BOOKS + LITERACY
BOOKS + LITERACY
Barbara Bundy, PhD, Coordinator for Books + Education at WaterBridge Outreach Talks About WaterBridge Outreach's Books + Literacy Program
by Corinne Robson, Projects Manager, WaterBridge Outreach: Books + Water
What exactly are the WaterBridge Outreach: Books + Water (WBO) “book sets” that WBO donates annually to schools and literacy centers in developing countries, and what is the aim of this program?
WBO donates a set of 15 children’s books in English each year to participants in the program--schools, literacy centers, and libraries. Most of these books are highly praised and often prize-winning books that contain wonderful illustrations that bring the stories alive and are written for elementary level readers, ages 5 to 9. We send five copies each of three different books so that teachers and librarians have multiple copies to use in teaching, reading circles, and for storytelling and discussion purposes.
Our aim, working with teachers and librarians, is to put these book sets into the hands of children in different parts of the world who would otherwise not have access to them. Our team at WBO, including our executive director and select outside individuals knowledgeable about kids lit, select the books we donate annually so that they fulfill WBO’s goals of promoting greater multicultural understanding and empathy for others from cultures different from their own, and of promoting reading and literacy as a means to education and overcoming poverty.
Many other nonprofit organizations provide books for children in need, yet WBO’s approach is a bit different in that you choose the specific books to include in each book set and purchase them rather than to solicit donation of just any books. Why is that?
The books are chosen with a particular purpose: to provide multicultural or trans-cultural stories for children that promote awareness and positive acceptance of “the other” in ways children can learn from and enjoy. WaterBridge Outreach’s mission is to inspire empathy in children for the cultural “other” and in so doing, to promote global understanding and peace. Because of the adversity often faced by children and families in poor rural areas where WBO seeks to promote literacy and global understanding, the books we select often portray young people overcoming adversity of one kind or another and determined to make a positive difference in their own lives and in the lives of others.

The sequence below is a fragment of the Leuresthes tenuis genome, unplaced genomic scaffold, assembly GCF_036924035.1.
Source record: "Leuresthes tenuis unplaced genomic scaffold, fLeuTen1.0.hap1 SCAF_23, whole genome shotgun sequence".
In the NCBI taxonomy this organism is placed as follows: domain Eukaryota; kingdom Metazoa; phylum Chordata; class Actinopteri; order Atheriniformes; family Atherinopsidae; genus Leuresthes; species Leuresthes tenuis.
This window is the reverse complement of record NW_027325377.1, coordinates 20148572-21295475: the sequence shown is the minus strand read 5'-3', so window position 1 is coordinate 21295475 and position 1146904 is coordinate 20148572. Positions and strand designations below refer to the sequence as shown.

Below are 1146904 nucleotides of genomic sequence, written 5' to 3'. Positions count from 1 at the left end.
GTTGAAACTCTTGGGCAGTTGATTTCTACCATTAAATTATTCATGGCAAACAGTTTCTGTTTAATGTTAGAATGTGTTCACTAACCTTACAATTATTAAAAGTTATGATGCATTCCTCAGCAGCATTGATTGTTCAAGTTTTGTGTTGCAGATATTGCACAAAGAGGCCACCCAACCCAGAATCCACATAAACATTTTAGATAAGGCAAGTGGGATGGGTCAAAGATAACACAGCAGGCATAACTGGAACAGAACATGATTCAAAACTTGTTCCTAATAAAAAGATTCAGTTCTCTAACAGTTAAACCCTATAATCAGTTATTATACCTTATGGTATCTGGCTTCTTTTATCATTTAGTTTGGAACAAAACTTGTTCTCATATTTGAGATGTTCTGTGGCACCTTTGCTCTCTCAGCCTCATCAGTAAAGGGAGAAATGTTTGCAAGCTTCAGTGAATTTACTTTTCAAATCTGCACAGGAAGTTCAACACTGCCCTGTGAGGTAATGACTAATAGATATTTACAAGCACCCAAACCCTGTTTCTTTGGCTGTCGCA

We see this spirit abundantly in James Rumford’s beautiful book, Rain School, where children in one of the poorest countries in the world, Chad, Africa, experience primary school and come to cherish an education from working together each year to rebuild their school of mud blocks from scratch because each year the rains come and wash it away. We’ve received tremendously positive feedback from the children who’ve read this book and the teachers who have used it in teaching and storytelling because the children could relate to this adversity and the persistence and team work it requires to build your school anew, year after year, whereas in our culture we too often take education and schools for granted.
And some of the books WBO has donated depict individuals and communities working together to sustain the environment and its precious resources, such as Claire Nivola’s Planting the Trees of Kenya, the remarkable story of Wangari Maathai, winner of the 2004 Nobel Peace Prize, and how her efforts to plant and care for trees and to teach others this conservation practice transformed the future of her country. The Green Belt Movement, founded by Maathai, has planted over 51 million trees in Kenya—a good example of one of the books WBO has selected to donate because it inspires children and gives them hope that they, too, can make life better by doing something personally to steward their environment.